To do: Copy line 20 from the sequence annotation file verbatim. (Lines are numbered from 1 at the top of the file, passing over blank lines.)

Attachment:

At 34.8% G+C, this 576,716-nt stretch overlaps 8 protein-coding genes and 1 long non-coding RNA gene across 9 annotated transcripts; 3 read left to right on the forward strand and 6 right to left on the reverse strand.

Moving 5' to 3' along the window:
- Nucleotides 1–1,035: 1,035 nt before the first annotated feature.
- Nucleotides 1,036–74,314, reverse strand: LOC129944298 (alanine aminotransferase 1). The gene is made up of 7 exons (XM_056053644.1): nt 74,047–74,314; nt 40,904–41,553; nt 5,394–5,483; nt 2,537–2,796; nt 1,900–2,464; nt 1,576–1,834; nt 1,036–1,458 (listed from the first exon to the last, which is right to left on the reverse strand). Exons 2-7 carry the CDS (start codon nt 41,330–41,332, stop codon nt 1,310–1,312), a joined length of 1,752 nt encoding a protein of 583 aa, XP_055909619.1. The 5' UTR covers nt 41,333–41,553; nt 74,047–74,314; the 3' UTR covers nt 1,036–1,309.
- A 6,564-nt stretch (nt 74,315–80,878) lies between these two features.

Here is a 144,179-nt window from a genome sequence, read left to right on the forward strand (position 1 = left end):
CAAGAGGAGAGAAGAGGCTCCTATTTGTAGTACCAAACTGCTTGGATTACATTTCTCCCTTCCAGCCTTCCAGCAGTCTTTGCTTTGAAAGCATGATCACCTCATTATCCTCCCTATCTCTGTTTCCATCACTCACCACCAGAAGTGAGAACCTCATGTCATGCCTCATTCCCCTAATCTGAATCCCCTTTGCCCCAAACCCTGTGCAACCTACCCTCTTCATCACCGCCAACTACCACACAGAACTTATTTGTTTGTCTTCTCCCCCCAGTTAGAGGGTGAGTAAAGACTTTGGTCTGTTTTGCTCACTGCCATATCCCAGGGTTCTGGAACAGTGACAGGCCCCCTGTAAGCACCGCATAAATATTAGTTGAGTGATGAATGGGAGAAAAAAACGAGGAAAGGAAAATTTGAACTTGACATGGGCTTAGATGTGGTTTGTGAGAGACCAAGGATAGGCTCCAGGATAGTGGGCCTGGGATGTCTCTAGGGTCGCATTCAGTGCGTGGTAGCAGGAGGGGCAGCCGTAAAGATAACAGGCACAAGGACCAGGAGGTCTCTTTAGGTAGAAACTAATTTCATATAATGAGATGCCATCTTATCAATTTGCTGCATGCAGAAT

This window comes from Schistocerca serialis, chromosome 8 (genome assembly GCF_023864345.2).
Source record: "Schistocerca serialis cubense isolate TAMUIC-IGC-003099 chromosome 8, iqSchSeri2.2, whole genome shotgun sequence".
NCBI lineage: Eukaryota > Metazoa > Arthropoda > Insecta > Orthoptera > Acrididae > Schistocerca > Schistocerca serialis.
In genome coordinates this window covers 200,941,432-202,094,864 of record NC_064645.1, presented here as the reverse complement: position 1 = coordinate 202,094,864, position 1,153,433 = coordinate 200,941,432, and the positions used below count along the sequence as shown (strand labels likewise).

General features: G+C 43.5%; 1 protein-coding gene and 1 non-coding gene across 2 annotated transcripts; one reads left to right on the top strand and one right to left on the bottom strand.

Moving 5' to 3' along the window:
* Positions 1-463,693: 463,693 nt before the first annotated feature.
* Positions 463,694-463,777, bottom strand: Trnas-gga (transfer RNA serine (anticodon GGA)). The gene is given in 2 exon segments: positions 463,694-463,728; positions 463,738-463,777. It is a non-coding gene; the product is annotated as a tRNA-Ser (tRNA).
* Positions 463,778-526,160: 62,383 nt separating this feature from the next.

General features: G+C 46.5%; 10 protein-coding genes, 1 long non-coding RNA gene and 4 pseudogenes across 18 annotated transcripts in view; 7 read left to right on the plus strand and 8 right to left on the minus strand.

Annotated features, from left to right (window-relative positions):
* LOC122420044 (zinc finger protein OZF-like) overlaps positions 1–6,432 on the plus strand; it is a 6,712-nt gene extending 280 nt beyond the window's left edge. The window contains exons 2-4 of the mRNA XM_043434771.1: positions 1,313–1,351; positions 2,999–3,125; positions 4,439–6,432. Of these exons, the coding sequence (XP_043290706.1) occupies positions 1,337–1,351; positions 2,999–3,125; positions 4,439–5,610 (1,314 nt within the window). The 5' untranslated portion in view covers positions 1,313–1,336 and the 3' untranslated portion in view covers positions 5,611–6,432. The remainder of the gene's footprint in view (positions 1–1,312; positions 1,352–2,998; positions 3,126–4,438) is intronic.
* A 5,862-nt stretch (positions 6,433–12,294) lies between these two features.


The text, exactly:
* A 5,862-nt stretch (positions 6,433–12,294) lies between these two features.